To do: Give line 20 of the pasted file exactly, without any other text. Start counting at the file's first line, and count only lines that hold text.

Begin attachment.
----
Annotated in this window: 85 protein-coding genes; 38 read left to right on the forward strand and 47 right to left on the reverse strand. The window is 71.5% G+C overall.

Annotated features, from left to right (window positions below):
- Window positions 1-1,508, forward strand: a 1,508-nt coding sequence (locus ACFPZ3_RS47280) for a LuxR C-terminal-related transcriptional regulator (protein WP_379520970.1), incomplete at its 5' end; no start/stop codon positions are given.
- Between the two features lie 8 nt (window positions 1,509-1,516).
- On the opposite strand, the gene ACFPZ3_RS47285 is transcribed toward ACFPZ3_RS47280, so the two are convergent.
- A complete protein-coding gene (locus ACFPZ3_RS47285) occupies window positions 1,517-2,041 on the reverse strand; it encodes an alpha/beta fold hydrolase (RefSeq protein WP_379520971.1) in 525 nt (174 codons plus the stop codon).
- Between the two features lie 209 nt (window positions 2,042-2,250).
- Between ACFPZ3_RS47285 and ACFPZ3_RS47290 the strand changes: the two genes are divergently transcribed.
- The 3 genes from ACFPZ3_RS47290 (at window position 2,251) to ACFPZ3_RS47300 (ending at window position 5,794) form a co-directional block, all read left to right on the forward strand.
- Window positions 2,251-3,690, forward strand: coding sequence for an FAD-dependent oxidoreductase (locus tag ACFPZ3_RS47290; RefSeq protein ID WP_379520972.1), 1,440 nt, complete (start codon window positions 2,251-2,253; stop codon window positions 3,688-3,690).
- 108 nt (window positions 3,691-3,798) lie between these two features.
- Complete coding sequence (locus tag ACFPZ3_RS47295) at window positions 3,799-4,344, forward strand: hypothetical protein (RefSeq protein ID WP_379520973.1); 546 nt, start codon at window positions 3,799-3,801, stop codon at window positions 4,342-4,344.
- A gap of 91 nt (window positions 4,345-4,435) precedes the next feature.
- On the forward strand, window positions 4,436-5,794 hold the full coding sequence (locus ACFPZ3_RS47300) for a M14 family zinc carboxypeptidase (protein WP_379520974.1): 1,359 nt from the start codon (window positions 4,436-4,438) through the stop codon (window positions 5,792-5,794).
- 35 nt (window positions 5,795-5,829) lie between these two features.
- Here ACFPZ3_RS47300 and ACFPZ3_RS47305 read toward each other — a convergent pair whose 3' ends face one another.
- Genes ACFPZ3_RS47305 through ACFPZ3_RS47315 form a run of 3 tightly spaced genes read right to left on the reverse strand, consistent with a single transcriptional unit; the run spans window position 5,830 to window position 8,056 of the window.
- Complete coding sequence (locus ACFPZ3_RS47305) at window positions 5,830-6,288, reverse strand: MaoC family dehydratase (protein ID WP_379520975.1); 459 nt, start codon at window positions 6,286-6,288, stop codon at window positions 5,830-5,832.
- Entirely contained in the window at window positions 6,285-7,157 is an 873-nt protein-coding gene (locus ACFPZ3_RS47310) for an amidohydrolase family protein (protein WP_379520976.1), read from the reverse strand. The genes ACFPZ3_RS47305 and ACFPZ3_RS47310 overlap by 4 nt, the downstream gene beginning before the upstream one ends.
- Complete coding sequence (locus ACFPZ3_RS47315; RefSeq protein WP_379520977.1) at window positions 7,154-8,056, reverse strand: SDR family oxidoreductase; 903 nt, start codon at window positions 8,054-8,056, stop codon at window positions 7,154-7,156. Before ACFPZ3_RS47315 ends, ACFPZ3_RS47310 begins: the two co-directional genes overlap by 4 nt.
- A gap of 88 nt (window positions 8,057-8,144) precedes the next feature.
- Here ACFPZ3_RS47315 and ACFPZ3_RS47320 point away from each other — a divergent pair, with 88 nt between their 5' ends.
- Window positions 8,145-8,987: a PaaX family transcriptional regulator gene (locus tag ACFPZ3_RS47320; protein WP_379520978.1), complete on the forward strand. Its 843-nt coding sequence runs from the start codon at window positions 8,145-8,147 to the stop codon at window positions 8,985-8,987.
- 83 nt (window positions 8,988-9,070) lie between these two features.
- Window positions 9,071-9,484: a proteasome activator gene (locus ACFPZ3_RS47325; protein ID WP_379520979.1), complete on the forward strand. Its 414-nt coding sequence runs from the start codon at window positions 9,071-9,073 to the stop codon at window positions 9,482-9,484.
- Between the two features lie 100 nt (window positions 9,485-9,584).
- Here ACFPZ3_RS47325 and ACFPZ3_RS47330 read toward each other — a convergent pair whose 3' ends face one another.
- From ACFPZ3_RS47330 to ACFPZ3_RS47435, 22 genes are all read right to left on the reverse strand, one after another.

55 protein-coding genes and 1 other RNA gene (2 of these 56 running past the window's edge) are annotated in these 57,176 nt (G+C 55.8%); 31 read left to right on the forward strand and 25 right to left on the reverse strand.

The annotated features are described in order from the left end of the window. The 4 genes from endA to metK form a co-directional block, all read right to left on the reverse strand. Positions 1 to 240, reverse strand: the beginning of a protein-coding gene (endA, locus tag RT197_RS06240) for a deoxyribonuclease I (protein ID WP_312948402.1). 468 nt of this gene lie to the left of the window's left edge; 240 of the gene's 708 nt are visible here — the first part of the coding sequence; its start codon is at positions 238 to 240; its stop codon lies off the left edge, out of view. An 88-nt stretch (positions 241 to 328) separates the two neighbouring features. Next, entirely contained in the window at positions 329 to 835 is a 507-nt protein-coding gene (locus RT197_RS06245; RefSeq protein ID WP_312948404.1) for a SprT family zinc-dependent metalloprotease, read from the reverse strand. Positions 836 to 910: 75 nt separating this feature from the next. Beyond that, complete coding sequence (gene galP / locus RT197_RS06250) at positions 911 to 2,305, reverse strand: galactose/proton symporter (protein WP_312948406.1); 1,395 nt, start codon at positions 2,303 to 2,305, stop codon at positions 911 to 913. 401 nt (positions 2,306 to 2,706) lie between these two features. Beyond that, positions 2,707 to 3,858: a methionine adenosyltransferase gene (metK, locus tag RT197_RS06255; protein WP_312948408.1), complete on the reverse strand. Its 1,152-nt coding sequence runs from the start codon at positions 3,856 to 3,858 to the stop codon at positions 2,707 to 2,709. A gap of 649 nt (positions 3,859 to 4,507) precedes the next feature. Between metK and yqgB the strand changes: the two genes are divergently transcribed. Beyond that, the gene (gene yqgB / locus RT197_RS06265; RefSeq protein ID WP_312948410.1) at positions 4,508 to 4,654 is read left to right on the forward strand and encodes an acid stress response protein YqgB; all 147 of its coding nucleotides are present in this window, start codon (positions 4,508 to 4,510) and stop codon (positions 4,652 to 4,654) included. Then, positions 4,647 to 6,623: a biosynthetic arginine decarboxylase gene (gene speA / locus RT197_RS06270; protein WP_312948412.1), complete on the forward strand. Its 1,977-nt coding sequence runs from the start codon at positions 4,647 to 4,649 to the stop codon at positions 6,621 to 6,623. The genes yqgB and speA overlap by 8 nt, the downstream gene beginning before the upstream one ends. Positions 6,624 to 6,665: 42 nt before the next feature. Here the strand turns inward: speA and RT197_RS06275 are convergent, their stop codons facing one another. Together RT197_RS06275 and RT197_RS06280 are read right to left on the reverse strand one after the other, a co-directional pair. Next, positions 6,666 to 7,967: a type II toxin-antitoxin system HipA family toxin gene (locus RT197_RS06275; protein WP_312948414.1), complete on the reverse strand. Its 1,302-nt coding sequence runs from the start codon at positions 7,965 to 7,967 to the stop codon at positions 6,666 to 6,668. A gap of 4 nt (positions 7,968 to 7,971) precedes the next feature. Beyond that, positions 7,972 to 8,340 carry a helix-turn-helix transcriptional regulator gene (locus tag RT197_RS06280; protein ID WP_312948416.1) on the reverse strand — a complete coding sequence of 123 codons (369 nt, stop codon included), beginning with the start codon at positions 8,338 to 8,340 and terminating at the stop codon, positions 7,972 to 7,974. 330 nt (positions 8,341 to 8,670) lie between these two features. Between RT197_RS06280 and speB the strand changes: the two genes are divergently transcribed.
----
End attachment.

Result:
- Complete coding sequence (locus ACFPZ3_RS47315; RefSeq protein WP_379520977.1) at window positions 7,154-8,056, reverse strand: SDR family oxidoreductase; 903 nt, start codon at window positions 8,054-8,056, stop codon at window positions 7,154-7,156. Before ACFPZ3_RS47315 ends, ACFPZ3_RS47310 begins: the two co-directional genes overlap by 4 nt.